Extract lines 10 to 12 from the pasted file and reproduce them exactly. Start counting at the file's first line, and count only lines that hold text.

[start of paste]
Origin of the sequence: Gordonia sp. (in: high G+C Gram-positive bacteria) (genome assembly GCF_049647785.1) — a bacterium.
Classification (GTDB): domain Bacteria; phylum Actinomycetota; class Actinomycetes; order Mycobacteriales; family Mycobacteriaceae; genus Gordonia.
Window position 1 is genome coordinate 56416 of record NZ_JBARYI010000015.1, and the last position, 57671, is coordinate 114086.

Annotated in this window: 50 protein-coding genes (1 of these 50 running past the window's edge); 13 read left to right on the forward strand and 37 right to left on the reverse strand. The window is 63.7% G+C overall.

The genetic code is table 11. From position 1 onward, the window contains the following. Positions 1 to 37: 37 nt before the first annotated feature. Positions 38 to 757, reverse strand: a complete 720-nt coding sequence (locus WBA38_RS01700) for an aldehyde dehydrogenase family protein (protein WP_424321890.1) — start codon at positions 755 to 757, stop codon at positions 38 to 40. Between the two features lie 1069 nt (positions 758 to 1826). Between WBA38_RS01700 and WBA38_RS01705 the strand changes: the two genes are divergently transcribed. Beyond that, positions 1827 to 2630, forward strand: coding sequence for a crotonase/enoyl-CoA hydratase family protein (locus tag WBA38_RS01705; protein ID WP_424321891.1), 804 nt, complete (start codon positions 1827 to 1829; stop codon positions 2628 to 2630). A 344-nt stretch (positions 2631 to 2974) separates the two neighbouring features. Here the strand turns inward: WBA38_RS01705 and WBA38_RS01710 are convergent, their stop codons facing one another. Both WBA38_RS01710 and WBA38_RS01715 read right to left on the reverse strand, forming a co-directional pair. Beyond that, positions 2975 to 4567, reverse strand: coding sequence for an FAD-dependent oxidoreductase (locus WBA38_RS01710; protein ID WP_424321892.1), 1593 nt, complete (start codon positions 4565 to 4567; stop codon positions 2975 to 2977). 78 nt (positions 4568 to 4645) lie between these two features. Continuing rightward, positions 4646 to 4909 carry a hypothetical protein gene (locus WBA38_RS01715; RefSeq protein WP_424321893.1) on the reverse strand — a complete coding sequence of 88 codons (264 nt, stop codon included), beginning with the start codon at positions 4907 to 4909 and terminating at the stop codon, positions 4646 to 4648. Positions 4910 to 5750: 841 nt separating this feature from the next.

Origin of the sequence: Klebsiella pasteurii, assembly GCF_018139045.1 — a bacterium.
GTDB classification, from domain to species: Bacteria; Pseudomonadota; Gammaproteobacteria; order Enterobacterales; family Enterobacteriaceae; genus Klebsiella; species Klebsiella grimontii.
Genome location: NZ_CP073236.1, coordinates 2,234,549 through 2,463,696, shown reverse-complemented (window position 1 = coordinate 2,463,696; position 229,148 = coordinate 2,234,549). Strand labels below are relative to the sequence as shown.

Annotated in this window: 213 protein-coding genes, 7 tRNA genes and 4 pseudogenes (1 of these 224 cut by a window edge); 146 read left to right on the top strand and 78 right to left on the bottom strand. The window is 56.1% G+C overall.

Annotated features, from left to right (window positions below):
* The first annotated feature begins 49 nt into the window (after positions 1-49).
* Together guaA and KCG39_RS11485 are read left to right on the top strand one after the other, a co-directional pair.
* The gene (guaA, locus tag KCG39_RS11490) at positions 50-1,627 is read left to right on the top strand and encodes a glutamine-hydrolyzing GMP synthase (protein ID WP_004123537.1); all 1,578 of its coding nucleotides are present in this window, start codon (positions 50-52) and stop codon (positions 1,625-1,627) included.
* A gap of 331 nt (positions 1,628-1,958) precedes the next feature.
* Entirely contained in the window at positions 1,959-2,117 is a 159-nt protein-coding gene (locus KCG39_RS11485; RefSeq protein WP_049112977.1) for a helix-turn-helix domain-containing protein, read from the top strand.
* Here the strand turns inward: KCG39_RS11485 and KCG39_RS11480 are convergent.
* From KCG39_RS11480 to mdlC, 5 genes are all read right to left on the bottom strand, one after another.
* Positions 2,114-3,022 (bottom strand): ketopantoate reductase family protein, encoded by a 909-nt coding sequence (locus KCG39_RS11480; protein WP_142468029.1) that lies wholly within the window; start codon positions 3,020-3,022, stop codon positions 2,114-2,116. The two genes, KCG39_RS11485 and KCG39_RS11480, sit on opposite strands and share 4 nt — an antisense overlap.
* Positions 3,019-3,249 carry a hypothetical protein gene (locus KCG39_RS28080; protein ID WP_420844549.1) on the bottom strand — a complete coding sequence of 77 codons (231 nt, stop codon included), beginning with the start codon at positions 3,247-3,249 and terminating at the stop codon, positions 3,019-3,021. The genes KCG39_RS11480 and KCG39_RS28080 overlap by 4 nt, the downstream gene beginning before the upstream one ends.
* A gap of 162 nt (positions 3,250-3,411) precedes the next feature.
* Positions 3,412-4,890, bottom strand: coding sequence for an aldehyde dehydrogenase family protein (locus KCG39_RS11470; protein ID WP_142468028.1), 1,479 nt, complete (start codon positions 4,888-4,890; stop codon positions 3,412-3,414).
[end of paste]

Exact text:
Annotated features, from left to right (window positions below):
* The first annotated feature begins 49 nt into the window (after positions 1-49).
* Together guaA and KCG39_RS11485 are read left to right on the top strand one after the other, a co-directional pair.